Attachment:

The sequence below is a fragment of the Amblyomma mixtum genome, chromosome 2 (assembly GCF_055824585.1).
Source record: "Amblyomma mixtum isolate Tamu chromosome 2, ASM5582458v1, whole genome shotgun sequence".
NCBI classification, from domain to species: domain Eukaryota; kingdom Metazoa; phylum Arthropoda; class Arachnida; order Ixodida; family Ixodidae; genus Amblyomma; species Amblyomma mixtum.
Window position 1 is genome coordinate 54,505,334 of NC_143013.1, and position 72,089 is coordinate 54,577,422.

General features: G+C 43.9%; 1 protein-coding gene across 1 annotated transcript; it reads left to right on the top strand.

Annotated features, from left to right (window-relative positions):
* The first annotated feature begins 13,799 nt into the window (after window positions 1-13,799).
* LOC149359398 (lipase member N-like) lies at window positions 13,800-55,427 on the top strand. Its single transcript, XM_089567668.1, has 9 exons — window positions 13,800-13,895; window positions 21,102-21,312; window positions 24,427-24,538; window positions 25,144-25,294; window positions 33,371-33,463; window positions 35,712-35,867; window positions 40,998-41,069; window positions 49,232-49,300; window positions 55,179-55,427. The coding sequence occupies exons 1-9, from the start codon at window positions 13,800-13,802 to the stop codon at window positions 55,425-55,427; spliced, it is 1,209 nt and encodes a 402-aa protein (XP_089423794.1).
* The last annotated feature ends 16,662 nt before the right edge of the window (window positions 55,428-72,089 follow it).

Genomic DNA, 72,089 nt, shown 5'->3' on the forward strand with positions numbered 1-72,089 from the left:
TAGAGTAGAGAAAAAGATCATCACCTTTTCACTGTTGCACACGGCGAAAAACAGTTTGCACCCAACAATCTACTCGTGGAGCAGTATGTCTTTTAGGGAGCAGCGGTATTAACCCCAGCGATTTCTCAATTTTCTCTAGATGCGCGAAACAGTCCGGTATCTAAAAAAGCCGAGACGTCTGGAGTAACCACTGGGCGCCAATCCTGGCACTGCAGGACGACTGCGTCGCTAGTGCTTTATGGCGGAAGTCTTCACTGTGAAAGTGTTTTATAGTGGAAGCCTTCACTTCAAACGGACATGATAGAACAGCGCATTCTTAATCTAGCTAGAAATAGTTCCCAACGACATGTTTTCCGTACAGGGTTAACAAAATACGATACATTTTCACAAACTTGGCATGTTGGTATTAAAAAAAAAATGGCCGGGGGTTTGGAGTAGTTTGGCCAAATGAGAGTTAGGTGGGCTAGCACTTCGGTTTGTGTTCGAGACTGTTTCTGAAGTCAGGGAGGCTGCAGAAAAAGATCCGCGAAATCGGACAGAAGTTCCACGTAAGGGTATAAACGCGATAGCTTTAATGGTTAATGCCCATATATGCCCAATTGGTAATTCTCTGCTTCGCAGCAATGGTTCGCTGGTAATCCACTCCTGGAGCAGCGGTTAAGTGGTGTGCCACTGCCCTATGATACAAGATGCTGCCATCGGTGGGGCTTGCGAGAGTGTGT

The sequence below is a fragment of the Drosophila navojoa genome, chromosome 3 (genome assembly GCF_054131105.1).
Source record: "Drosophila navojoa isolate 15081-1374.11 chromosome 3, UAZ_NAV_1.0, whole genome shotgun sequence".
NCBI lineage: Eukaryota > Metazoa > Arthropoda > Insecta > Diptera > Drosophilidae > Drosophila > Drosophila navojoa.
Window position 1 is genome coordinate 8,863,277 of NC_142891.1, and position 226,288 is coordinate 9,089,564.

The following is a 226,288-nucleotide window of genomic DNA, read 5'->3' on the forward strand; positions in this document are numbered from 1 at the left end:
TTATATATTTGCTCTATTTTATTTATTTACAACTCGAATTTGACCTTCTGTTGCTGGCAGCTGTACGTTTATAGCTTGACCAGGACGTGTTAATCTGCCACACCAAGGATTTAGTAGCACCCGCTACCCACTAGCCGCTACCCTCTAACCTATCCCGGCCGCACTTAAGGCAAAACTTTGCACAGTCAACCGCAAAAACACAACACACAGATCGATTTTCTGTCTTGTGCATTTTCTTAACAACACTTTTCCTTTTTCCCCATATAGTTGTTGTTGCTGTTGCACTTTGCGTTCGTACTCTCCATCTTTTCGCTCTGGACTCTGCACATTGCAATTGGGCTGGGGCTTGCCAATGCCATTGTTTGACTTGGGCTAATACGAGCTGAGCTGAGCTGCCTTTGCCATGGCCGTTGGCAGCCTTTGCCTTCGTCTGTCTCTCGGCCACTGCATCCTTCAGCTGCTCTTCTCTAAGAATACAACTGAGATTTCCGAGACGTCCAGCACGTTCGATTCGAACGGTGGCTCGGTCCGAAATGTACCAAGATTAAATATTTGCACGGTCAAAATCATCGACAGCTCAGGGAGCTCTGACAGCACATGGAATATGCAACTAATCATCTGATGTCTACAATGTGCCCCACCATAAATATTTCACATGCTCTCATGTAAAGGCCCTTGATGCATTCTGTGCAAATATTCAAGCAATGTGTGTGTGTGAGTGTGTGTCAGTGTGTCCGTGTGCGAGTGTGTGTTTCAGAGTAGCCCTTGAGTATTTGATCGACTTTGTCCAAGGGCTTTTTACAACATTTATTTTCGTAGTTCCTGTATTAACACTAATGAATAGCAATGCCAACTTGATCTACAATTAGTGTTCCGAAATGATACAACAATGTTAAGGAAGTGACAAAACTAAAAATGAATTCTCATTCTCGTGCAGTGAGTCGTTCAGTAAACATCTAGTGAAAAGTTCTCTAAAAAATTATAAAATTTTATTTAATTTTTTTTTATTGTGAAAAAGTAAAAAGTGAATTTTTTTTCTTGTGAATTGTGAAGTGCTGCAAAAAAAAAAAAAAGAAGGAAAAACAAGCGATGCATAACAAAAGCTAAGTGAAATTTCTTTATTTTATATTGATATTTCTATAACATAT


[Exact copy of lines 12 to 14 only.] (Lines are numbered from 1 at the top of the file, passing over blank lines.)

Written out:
The sequence below is a fragment of the Drosophila navojoa genome, chromosome 3 (genome assembly GCF_054131105.1).
Source record: "Drosophila navojoa isolate 15081-1374.11 chromosome 3, UAZ_NAV_1.0, whole genome shotgun sequence".
NCBI lineage: Eukaryota > Metazoa > Arthropoda > Insecta > Diptera > Drosophilidae > Drosophila > Drosophila navojoa.